Task 19 Work Plan and Objectives

Task 19 Objectives

Areas that experience icing events (Icing Climate) or periods with temperatures below the operational limits of standard wind turbines (Low Temperature Climate) may see negative impacts in project implementation, economics, and safety. In some areas, wind turbines are only exposed to either icing or low temperature events, and in some regions, both low temperatures and icing events may take place. The IEA Wind TCP Task 19 Wind Energy in Cold Climates began work in 2002 to address the special issues for wind turbines operating in cold environments. The Task seeks to enable large scale deployment of cold climate wind power in a safe and economically-feasible manner.

Stopped_turbines_Olos.jpgTask 19's project objectives:
  • Collecting information on ice mapping and producing and verifying ice maps for selected areas, to ease and support the early phases of project development.
  • Collecting information and experiences related to icing forecasts with numerical weather models. This topic is expected to become increasingly important, as it also affects wind forecasts in cold climate regions.
  • Finding new solutions and thus improving the available methods for resource assessment and turbine operation at cold climate sites. Power supply, sensor optics and detection of ice are focus areas.
  • Following and collecting up-to-date information from the current state of anti- and de-icing and coating solutions that are available or currently being developed.
  • Reviewing the current standards and recommendations from the cold climate point of view, and identifying the needs for updates.
  • Recommending improved methods to estimate the effects of ice on production, thus reducing incorrect estimates and the risks that are involved in cold climate wind energy projects currently, and verifying the method on the basis of data from national projects according to the possibilities.
  • Clarifying the significance of extra loading that ice and cold climate induce on wind turbine components and disseminating those results.
  • Initiating a market survey for cold climate wind technology, including wind farms, remote grid systems and stand-alone systems.
  • Improving the understanding of the risks and the mitigation strategies for the problem of ice throw from wind turbines at cold climate sites.
  • Updating the state-of-the-art report and update the expert group study on applying wind energy in cold climates


Cold climate areas have gained more focus recently in attempts to reach higher wind energy targets. Wind resources in cold climate areas are typically good, and combining these resources with typically low population densities makes cold climate areas attractive for wind development. Increased experience, knowledge, and improvements in cold climate technologies have made projects in cold climates more competitive with standard, milder climate wind projects. By end of 2015, the global wind capacity operating in cold climates was approximately 127 GW; however, only a portion of this wind turbine fleet is designed for icing and low temperature conditions. Between 2016-2020, an additional 60 GW of new installations is forecasted (12 GW of annual growth) to the global cold climate market making it truly a substantial share of total global wind energy installations. This means that the stimulus for further development of wind power projects and technology in cold climate areas is strong.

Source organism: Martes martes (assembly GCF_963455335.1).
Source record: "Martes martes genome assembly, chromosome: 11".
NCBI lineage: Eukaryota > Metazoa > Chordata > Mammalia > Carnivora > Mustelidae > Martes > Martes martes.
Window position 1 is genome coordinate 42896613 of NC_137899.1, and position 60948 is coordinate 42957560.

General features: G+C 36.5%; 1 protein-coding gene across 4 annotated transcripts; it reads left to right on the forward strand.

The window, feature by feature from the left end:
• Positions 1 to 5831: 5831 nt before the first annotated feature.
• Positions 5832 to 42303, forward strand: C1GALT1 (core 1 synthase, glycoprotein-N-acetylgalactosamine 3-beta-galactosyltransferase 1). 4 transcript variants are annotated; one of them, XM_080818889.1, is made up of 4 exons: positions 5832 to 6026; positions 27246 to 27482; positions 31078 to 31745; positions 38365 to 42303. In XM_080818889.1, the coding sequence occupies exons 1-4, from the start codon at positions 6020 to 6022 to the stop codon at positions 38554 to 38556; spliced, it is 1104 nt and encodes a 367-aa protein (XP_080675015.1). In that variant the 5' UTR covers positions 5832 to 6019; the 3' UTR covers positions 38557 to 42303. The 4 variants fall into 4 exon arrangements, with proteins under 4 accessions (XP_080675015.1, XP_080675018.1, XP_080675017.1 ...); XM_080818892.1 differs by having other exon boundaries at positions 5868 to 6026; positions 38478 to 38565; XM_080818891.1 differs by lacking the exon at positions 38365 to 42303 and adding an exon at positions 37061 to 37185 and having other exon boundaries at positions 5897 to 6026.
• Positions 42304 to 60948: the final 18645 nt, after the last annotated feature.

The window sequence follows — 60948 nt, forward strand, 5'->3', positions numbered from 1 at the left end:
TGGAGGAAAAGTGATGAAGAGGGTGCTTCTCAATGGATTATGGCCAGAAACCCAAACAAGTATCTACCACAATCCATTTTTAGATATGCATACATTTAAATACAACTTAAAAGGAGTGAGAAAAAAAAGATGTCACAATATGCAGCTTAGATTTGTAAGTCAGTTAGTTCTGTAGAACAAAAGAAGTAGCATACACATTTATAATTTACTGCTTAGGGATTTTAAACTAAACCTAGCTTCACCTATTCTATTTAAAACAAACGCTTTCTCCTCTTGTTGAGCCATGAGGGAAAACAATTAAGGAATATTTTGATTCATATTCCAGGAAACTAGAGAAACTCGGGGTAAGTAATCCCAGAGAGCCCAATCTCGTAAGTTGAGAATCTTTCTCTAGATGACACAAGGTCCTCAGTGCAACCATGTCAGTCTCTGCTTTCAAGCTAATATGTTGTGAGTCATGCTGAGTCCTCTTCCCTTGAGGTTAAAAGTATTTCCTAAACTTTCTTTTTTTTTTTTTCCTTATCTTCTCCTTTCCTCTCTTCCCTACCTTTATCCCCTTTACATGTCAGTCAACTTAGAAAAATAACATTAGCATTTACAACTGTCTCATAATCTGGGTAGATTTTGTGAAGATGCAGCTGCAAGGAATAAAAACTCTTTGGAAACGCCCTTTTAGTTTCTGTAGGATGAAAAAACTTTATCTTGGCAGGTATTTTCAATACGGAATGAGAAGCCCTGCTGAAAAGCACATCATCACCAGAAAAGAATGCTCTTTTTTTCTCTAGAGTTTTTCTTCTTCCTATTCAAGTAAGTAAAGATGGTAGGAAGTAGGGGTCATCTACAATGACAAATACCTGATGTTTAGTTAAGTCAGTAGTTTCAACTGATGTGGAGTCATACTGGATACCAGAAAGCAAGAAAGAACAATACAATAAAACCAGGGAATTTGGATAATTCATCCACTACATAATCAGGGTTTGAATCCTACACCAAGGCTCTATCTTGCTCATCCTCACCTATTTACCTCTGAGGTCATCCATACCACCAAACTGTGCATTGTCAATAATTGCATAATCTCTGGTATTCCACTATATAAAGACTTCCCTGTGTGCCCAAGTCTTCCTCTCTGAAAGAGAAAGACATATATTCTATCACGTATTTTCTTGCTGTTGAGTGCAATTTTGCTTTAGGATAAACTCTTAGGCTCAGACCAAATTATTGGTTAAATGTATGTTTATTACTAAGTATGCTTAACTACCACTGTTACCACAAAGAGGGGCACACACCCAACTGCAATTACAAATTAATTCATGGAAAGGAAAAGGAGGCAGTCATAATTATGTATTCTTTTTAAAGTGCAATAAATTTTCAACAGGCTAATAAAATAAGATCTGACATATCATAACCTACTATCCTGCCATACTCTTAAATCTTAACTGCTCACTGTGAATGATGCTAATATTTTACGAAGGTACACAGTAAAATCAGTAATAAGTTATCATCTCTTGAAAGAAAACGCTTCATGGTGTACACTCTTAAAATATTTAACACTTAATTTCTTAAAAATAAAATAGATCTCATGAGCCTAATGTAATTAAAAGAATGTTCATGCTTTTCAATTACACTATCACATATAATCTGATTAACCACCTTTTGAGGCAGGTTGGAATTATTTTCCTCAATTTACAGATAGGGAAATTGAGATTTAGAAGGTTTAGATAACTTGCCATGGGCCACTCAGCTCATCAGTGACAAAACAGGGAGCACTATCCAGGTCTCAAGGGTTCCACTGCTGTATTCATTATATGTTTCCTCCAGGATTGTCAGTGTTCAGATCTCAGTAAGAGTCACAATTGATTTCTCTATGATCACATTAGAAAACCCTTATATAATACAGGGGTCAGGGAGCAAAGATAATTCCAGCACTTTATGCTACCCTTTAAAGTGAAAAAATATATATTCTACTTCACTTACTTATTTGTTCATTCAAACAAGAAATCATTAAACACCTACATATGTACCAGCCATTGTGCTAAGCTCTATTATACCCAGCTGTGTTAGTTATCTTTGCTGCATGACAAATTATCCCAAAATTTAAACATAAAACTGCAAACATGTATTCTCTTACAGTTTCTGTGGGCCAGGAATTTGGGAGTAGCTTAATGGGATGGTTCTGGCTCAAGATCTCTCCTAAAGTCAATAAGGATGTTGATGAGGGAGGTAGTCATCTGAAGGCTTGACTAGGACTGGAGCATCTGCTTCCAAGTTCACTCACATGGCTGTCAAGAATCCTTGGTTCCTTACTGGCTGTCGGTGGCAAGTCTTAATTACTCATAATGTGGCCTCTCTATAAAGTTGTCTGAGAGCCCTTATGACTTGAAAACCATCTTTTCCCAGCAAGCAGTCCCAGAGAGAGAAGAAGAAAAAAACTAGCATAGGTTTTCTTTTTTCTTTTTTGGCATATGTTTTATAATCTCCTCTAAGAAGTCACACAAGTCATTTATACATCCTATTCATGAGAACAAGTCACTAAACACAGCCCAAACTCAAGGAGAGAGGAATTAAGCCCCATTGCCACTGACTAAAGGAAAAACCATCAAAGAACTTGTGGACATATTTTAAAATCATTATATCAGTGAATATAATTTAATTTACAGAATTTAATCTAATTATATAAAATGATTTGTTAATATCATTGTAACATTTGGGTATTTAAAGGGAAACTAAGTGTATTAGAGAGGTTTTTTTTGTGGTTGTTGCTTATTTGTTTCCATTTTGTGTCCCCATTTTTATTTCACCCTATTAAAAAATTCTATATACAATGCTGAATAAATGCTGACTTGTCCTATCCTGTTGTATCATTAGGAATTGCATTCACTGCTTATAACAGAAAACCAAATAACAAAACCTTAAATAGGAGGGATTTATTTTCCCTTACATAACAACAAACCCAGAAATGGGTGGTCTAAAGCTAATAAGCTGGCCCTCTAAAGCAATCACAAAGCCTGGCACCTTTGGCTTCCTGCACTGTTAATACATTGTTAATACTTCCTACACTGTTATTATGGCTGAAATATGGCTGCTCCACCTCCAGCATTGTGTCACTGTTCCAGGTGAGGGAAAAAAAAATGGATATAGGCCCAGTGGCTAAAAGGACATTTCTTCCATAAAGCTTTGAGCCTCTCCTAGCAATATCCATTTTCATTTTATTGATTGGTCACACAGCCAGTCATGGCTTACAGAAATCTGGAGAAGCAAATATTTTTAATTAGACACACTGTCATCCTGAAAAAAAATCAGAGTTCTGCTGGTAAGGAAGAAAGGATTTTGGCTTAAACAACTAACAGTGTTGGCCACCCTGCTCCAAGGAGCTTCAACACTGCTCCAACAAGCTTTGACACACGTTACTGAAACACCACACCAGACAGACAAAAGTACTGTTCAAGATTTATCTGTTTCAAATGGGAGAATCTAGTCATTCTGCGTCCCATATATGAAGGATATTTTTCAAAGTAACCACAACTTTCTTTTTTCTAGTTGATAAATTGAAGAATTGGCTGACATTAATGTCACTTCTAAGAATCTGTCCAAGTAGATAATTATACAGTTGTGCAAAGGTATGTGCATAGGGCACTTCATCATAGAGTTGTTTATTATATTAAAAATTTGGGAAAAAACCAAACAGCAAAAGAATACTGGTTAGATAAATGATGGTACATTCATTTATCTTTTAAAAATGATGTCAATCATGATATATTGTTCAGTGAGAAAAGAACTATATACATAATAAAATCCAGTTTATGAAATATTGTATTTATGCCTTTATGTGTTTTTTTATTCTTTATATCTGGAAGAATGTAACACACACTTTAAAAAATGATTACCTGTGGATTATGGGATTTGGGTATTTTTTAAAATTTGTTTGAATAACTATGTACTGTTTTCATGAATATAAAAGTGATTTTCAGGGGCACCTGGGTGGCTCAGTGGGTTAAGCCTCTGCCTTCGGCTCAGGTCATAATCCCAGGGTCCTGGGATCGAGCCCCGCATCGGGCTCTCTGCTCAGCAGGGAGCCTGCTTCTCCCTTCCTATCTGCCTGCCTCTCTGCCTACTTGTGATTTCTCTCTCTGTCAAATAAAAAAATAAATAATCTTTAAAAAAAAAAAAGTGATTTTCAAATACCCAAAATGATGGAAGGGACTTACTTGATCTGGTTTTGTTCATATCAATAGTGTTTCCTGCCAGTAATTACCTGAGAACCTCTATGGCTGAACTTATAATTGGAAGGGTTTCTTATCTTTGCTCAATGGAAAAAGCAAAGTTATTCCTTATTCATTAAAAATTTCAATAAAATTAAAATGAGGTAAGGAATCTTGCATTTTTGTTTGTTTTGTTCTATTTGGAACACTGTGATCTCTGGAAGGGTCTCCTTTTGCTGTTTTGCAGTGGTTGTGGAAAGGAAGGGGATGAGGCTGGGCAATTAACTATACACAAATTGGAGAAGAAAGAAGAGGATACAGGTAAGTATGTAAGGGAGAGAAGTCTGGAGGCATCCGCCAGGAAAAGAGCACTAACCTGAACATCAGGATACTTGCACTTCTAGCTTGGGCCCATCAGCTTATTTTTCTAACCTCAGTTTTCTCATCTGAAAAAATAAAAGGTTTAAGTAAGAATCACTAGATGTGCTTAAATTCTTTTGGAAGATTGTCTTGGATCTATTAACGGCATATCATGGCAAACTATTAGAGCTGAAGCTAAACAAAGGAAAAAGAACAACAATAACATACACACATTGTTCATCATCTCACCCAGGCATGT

However, icing and low ambient temperatures pose special challenges for wind energy projects. Icing of wind turbine rotor blades reduces energy yield, may shorten the mechanical life of turbines, and increases safety risk due to potential ice throw. Low temperatures can affect a turbine’s mechanical lifetime if they are not taken into account in turbine design by using appropriate materials.

To meet the demand for cold climate installations, turbine manufacturers have developed technical solutions for low temperatures of their standard turbines. First-generation commercial solutions for de-icing wind turbine blades have also entered the marketplace. R&D activities have been conducted in a number of countries to master the difficulties that atmospheric icing and low temperatures create. These research activities aim to improve the economics of wind power at new areas around the globe. The coming years are important to validate the fresh information and knowledge, and to analyze the performance of the adapted technologies arising from the wind energy projects going on, as well to gather more information.

Task 19 Meeting Schedule for 2016 – 2018:

Item Date Location Host Topic
Meeting, Unofficial February 2016 (Winterwind 2016) Åre, Sweden Kick-off 2016-2018, Work plan 2016
Virtual 1/2016 April 2016 Virtual Market study, IEC work, plan WS#1 for Lender’s Technical Advisors @EWEA2016
Meeting 1/2016 June 2016 Bristol, UK GNV GL Finalize market study, IEA ice class validation, IEC work
Virtual 2/2016 September 2016 Virtual IEC work, IPS guidelines
Meeting 2/2016 December 2016 Oslo, NO KVT WS#2 for turbine OEMs on IPS guidelines, ice throw, AT updates, IEC work
Meeting Unofficial February 2017 (Winterwind 2017) Sweden WS#2 for turbine OEMs, IEC work
Virtual 1/2017 April 2017 IEC work
Meeting 1/2017 Spring 2017 IWAIS China? CARDC RP update needs (ice sensor classification), IEC work, ice mapping, lab & full-scale testing procedures
Virtual 2/2017 September 2017 IPS guidelines, IEC work, T19IceLossMethod validation & development
Meeting 2/2017 December 2017 Andermatt? Meteotest Finalize IPS guidelines, ice throw, AT updates, IEC work